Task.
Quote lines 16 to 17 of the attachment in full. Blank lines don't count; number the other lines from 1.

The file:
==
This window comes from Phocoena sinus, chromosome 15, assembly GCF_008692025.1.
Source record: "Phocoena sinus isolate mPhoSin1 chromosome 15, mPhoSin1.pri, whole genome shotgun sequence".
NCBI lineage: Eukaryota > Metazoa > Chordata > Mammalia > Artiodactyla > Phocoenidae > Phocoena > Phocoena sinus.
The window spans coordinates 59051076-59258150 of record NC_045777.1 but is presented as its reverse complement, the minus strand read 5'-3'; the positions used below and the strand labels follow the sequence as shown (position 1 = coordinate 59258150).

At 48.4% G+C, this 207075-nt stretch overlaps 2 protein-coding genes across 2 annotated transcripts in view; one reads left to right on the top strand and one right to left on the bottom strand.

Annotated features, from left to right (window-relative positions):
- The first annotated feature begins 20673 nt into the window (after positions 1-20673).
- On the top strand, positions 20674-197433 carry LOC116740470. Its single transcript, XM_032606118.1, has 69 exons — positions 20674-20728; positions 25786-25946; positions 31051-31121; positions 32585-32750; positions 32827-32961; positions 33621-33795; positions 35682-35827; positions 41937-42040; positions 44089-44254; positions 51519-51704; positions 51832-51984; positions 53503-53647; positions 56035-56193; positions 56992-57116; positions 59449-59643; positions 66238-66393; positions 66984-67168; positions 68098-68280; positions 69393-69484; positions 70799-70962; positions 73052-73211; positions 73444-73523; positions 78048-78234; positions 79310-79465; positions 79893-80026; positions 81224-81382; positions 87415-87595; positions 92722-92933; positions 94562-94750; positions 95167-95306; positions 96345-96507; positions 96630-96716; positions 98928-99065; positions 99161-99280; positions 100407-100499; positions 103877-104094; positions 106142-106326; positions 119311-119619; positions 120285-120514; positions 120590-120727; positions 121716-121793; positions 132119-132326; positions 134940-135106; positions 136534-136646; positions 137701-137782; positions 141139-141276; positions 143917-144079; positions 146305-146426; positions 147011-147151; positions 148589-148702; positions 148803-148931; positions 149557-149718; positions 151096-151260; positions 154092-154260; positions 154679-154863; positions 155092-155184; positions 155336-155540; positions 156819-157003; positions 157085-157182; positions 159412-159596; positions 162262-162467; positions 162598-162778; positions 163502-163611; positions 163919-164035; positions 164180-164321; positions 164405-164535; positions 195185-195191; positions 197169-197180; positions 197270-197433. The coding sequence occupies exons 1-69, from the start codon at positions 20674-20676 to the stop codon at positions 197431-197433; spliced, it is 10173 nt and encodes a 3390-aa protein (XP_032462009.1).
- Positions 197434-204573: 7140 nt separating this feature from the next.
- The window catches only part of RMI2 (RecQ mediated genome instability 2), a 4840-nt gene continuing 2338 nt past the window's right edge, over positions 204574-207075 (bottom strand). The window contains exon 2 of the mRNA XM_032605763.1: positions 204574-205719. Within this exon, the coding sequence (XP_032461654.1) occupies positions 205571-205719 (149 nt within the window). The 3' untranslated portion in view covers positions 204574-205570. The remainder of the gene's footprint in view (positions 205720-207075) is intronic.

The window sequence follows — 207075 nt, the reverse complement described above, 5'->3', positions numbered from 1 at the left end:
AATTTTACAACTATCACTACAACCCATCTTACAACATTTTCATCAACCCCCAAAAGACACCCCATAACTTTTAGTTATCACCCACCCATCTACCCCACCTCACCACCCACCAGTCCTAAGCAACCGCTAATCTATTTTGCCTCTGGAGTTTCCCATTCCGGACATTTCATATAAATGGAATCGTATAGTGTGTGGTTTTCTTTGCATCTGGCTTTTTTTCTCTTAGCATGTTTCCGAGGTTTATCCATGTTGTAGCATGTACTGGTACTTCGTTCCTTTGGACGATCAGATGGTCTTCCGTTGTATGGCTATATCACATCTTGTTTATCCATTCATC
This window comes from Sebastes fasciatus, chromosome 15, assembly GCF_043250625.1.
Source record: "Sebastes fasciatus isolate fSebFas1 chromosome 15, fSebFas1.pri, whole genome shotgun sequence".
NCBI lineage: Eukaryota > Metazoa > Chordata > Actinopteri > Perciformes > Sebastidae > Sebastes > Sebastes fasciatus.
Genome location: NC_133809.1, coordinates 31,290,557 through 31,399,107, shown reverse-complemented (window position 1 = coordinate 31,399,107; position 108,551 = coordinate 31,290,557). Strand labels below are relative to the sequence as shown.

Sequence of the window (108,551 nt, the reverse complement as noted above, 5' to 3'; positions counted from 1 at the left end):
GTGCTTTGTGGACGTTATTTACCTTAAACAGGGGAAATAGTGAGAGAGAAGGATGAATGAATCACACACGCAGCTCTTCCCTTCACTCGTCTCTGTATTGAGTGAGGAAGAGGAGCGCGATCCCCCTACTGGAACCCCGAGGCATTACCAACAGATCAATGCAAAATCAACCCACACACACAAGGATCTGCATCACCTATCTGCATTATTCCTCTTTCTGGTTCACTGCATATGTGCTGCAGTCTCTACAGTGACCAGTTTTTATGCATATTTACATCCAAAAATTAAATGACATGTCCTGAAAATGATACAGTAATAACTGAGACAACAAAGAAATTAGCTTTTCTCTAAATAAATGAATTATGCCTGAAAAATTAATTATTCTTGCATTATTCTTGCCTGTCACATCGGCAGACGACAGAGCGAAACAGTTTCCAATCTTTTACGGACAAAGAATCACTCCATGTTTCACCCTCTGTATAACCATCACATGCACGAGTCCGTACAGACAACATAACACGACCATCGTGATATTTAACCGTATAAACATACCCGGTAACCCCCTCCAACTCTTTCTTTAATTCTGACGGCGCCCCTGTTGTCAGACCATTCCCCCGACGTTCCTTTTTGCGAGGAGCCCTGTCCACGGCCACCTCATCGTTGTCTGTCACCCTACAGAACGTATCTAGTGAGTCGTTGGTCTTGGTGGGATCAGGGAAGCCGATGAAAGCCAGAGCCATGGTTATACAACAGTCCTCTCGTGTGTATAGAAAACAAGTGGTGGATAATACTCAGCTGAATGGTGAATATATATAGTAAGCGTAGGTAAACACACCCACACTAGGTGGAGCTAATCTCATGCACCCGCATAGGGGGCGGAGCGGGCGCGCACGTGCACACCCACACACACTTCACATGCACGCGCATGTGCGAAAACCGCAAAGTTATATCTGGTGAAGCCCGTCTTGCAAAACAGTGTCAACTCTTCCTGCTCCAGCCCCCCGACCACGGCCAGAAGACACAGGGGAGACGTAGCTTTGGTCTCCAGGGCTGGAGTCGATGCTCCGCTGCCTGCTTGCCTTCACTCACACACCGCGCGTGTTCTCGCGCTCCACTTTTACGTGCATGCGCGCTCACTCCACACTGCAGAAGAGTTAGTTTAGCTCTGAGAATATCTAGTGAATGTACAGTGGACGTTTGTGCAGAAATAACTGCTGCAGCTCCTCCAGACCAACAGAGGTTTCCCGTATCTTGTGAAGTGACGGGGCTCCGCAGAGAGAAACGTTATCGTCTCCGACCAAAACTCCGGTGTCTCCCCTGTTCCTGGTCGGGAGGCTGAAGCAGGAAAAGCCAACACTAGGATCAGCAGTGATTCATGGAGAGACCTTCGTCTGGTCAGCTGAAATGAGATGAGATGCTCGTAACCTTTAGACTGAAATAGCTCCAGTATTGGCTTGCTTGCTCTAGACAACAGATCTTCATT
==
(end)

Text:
Genome location: NC_133809.1, coordinates 31,290,557 through 31,399,107, shown reverse-complemented (window position 1 = coordinate 31,399,107; position 108,551 = coordinate 31,290,557). Strand labels below are relative to the sequence as shown.

Sequence of the window (108,551 nt, the reverse complement as noted above, 5' to 3'; positions counted from 1 at the left end):